The Bill Collector

The Chatahoochee Review, December 1st, 1985

The Bill Collector

Steven Dimeo

After a week-long vacation alone at the beach trying to sort things out, Norman Majors came home to his apartment to find these items amid all the junk mail: - A Lillian Vernon catalogue with a dot-matrix label addressed to "Norma Mayors;" - A fiction manuscript returned with a note declaring that the literary magazine named Lifework had expired for lack of support; - Another request for a contribution from his alma mater which had so far omitted him from the list of accomplished graduates in the alumni newsletter; - A publication that included one of his stories which referred to him on the cover as "And Many Others!;" - And a bill from Pacific Natural Gas Company for $54.37. When Norman checked his Record-a-Call, the only message came from a car dealer who had mistaken him for one of his pot-smoking cousins who lived on the other side of town and whom Norman hadn't seen in more than ten years. The rest of the tape was filled with clicks, long spaces of dial tone and a mechanical feminine voice reiterating, "We're sorry. You have waited too long to dial. If you wish to make a call, please obtain your dial tone, then dial your number. Recording 503648640681." Nothing from Lillian. No word from his long-time high school friend Martin Kennewick. And nothing from his friends at the Ashborough Post Office. When Norman went to work the next morning, none of his co-workers 109

mentioned the many postcards he had, like so many bottles cast upon the ocean, mailed off from the beach. He had sent them, hadn't he? Then again he couldn't be sure of anything any more. Maybe he had simply beat the cards home. Despite the ubiquitous jokes even among the clerks, the fully computerized postal service couldn't possibly be that unreliable. The human element - well, that was another matter altogether. The real problem, after all, wasn't that everyone ignored his thoughtfulness. "Were you really gone?" the portly Tim Cotton joked the first day. "I hadn't even noticed!" That remained one of the most unacknowledged fringe benefits of a government-like job: anonymity. Only the Son of Sam had been able to break the mold. That evening when Norman poured himself a generous gin on the rocks, joking to himself after the first drink about his "Ginnie in the Bot¬tle," he took another look at the mail still scattered across the dining room table. It wasn't until then he realized the magic that had been there in his own back yard all along. Why hadn't he seen? He wasn;t alone at all! With a sigh and a half-smile, he sat down at his IBM Selectric II and began writing the letters. His first one sent to Pacific Natural Gas Com¬pany began with the same hearty greeting Lillian had used in her love letters ten years ago:

Hi there! Thanks for your computerized bill of $54.37. In times like these, it's good to know who your friends really are. Sometimes a man's best friend is his gas company's computer! But seriously, you should know that in my own way I'll always try to be as faithful - but then I'm only human! Enclosed, of course, is the payment in full as usual. Your friend,

Norman MaJors

The next week when he still hadn't heard a thing from his wife or even his best friend, he received the phone bill for $12.75. He then typed Western Telephone this letter:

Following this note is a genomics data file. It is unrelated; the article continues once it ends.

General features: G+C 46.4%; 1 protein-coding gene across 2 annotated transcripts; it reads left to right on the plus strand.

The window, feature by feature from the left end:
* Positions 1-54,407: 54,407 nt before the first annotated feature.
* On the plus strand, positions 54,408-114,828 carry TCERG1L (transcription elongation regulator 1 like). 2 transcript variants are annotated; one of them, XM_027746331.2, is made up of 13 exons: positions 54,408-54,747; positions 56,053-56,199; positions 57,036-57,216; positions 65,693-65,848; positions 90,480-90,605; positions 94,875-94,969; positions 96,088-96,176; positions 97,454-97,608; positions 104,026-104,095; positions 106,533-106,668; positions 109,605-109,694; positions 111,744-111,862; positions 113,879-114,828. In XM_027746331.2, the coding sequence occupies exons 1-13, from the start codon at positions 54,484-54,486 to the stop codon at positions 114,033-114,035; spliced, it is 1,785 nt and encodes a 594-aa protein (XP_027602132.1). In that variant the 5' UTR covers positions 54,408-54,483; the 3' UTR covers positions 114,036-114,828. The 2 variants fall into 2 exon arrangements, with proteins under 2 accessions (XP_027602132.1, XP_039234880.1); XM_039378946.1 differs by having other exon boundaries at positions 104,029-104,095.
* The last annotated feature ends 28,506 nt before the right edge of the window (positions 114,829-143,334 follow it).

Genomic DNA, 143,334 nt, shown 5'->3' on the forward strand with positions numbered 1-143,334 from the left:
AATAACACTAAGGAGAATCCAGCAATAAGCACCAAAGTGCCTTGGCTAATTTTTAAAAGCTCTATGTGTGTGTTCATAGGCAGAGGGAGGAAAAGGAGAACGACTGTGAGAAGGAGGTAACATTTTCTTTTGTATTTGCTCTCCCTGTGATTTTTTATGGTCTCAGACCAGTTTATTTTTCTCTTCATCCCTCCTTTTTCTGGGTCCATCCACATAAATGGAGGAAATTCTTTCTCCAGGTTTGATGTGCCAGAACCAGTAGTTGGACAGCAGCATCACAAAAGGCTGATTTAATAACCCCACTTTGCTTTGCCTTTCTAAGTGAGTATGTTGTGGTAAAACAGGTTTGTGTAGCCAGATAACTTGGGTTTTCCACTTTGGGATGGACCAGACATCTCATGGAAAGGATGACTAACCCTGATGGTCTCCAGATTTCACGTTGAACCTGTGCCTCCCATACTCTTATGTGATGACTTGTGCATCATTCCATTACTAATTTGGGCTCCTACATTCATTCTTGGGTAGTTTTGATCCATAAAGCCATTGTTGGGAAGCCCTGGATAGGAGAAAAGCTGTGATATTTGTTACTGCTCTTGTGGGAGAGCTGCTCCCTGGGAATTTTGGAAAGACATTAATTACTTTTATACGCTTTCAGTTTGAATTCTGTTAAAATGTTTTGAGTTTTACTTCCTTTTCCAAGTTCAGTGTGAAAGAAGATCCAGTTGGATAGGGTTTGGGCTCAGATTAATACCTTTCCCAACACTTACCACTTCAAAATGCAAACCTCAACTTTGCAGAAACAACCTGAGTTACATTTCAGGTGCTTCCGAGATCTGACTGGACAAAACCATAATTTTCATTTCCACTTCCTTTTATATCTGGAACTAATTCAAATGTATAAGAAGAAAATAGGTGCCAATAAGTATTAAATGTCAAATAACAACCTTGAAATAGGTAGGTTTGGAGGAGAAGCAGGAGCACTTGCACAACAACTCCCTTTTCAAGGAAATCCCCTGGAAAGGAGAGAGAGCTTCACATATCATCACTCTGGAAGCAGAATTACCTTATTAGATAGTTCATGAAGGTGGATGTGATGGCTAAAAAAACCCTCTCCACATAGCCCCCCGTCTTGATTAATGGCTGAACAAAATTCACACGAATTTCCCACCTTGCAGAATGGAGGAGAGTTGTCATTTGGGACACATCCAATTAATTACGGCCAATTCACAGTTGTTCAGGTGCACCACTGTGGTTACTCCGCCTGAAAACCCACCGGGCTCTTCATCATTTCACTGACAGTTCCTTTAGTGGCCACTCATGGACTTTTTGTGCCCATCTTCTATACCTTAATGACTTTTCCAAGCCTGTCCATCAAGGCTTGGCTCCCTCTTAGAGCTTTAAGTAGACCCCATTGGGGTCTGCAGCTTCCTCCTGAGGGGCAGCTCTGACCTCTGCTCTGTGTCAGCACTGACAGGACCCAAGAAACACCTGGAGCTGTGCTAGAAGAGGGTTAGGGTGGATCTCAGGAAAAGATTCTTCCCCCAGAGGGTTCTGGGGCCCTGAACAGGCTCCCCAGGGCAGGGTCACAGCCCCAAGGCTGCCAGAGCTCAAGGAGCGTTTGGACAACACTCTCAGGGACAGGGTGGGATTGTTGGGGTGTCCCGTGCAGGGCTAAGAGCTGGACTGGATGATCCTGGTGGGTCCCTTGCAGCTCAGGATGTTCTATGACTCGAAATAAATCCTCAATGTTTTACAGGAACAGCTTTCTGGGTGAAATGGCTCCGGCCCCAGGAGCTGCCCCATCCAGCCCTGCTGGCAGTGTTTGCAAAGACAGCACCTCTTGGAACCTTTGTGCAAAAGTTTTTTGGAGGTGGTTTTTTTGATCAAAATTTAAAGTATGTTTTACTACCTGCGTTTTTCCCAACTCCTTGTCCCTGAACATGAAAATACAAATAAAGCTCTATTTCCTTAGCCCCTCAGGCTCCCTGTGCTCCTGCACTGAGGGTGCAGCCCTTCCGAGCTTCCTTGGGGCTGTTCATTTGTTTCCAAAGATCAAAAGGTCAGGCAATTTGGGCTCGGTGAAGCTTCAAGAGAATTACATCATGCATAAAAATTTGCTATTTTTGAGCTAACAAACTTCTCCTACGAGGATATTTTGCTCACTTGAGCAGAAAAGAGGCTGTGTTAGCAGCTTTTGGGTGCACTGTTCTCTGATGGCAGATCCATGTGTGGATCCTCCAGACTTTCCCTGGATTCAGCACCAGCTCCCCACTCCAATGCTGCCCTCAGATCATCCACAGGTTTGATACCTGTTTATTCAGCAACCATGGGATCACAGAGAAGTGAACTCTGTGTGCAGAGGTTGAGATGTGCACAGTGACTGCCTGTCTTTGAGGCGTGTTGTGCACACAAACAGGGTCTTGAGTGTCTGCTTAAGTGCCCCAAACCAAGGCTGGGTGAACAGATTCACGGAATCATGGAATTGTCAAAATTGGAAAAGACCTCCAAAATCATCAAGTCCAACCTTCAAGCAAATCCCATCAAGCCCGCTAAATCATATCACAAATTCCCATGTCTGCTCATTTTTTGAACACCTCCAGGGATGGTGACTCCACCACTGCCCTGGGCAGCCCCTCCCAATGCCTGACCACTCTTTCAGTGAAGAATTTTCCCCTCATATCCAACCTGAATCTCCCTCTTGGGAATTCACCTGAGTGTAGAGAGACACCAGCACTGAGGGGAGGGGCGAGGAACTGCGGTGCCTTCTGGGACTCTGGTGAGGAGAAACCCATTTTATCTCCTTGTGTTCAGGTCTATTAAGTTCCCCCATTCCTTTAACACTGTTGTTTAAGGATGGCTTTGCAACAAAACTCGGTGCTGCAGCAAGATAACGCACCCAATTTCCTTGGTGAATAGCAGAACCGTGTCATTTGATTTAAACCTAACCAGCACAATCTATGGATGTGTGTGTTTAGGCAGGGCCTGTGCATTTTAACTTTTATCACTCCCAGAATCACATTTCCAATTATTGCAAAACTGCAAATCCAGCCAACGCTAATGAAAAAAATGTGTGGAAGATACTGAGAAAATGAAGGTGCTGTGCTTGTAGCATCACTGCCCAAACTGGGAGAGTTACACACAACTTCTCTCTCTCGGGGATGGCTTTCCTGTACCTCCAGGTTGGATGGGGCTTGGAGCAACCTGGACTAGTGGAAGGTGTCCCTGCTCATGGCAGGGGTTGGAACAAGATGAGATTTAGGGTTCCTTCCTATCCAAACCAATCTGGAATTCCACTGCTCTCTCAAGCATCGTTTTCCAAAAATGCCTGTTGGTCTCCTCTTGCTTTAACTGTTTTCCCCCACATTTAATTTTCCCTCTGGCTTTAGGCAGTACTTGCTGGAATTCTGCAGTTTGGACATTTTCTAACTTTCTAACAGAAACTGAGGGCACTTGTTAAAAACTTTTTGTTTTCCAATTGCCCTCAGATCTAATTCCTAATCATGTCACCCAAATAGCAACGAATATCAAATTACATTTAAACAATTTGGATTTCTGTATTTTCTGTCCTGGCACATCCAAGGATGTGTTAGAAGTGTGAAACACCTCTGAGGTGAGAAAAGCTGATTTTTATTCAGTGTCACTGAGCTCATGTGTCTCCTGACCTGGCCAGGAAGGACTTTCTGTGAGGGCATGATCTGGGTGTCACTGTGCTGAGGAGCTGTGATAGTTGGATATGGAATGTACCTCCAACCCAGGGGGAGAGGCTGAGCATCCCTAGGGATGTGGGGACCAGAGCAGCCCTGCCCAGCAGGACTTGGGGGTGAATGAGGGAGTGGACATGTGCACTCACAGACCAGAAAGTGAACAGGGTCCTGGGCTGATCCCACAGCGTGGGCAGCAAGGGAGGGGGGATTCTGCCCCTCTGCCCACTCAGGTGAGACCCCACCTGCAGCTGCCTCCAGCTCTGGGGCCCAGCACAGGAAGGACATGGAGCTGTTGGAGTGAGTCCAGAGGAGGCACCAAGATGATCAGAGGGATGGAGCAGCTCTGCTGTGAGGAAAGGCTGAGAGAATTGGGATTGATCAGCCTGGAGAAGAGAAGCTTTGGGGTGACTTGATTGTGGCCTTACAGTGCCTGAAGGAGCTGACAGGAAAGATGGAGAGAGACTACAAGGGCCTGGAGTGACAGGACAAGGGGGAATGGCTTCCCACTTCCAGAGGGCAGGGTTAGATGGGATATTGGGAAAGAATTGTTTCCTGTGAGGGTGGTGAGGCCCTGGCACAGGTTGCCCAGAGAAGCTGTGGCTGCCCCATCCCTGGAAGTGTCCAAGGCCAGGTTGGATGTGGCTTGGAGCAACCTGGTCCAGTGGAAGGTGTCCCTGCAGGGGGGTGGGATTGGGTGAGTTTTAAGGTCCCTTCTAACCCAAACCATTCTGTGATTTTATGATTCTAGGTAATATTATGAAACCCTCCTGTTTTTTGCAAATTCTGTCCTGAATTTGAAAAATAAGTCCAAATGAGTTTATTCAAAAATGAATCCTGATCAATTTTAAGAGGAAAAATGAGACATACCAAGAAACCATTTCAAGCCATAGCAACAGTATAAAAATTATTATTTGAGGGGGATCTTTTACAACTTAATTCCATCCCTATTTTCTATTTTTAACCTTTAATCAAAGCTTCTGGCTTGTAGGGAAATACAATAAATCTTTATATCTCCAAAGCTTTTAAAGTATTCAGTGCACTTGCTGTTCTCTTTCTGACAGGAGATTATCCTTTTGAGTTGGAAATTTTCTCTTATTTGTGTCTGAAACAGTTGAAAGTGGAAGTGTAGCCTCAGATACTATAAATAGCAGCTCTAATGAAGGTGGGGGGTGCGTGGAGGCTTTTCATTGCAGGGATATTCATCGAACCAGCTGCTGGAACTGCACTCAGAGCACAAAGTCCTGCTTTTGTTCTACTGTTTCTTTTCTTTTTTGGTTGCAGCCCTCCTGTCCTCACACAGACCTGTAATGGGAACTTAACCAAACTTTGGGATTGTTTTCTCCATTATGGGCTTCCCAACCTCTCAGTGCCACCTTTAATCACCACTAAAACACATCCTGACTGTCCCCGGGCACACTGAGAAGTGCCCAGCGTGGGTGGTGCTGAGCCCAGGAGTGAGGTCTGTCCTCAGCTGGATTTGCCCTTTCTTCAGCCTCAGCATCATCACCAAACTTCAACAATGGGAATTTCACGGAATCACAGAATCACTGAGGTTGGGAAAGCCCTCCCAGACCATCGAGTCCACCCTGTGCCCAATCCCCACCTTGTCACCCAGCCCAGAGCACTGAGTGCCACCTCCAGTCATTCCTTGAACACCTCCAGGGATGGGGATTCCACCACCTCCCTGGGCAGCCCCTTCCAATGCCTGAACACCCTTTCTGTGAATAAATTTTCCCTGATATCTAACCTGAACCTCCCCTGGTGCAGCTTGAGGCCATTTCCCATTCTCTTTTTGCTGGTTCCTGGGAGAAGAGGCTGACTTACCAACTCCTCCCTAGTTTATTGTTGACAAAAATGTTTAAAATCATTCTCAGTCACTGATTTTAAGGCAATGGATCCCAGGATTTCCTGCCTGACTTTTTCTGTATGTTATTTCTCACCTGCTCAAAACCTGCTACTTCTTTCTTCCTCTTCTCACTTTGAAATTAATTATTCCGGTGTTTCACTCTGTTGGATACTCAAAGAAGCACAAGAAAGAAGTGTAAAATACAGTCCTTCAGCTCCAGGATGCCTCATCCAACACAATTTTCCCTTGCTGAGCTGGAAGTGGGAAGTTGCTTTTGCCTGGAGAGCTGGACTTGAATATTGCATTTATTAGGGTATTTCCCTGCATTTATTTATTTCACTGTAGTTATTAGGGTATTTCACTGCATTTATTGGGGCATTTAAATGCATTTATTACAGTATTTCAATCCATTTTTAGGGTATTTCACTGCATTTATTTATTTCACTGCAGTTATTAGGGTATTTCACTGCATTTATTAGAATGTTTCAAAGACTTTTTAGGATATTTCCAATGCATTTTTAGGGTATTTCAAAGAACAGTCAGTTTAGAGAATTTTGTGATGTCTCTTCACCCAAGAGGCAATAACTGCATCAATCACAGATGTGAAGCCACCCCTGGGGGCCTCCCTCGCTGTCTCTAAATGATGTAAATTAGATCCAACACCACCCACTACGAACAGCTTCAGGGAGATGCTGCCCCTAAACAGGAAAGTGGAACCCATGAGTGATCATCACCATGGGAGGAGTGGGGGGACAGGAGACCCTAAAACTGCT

Howdy, People! Although this month I would certainly have preferred pay¬ing for a long distance call to Lillian (if I knew where she was), I just wanted to drop you a line with my check to let you know


I appreciate the fact that you, at least, never forget me. If I can't reach out and touch anyone else, at least I know I can always be sure of your dial tone! With deepest friendship, Norman Majors Towards the end of the month, the electric bill arrived with the follow¬ ing message printed at the bottom: xx xx xx xx xx WE WANT YOU TO KNOW WE APPRECIATE YOUR EXCELLENT BILL PAYMENT RECORD. IT IS A PLEASURE HAVING YOU AS A CUSTOMER AND WE LOOK FORWARD TO SERVING YOU IN THE YEARS AHEAD. xx xx xx xx xx

The "x's" to either side reminded Norman of the way Lillian had signed her letters to him while he was an undergraduate living more than a hundred miles away from her: Love ya mostest, Lillums


How long had he lived here faithfully paying his bills? Six years? No, seven. Last month made it seven. Such stability! He smiled to himself and once more sat down at his typewriter and composed the following to Pacific General Electric:

Hi, guys!

As a postal clerk, I can certainly vouch for the fact that few people go to the bother of writing letters any more ¬ but then I've never been one to give up so easily on a good thing. Though this is the first time I've taken it upon myself to write you personally, I trust you'll forgive my long silence. I had to let you know how much I appreciated your kind words that accompanied your bill. Although the cliche seems to be true for everyone else around me, "out of sight" doesn't necessarily mean "out of mind" - not, at any rate, in my case. It's always made me happy giving part of myself to others. Deep inside, of course, I've always hoped I would get something back in kind. In you, at least, I haven't been disappointed. Thanks again for your message and for your September bill of $46. 79. I'll look forward to your continued interest in pro¬ 111

viding me with enough energy to keep myself well-fed. Lillian always used to quote her mom, saying the way to a man's heart is through his stomach. That's certainly one of the ways. I only wish I didn't have to wait a full month to hear from you agam.

Your faithful friend,

Norman Majors

Then when he paid the remainder of his bill to his dentist for extrac¬ting the last of his wisdom teeth, Norman enclosed this comment with his check: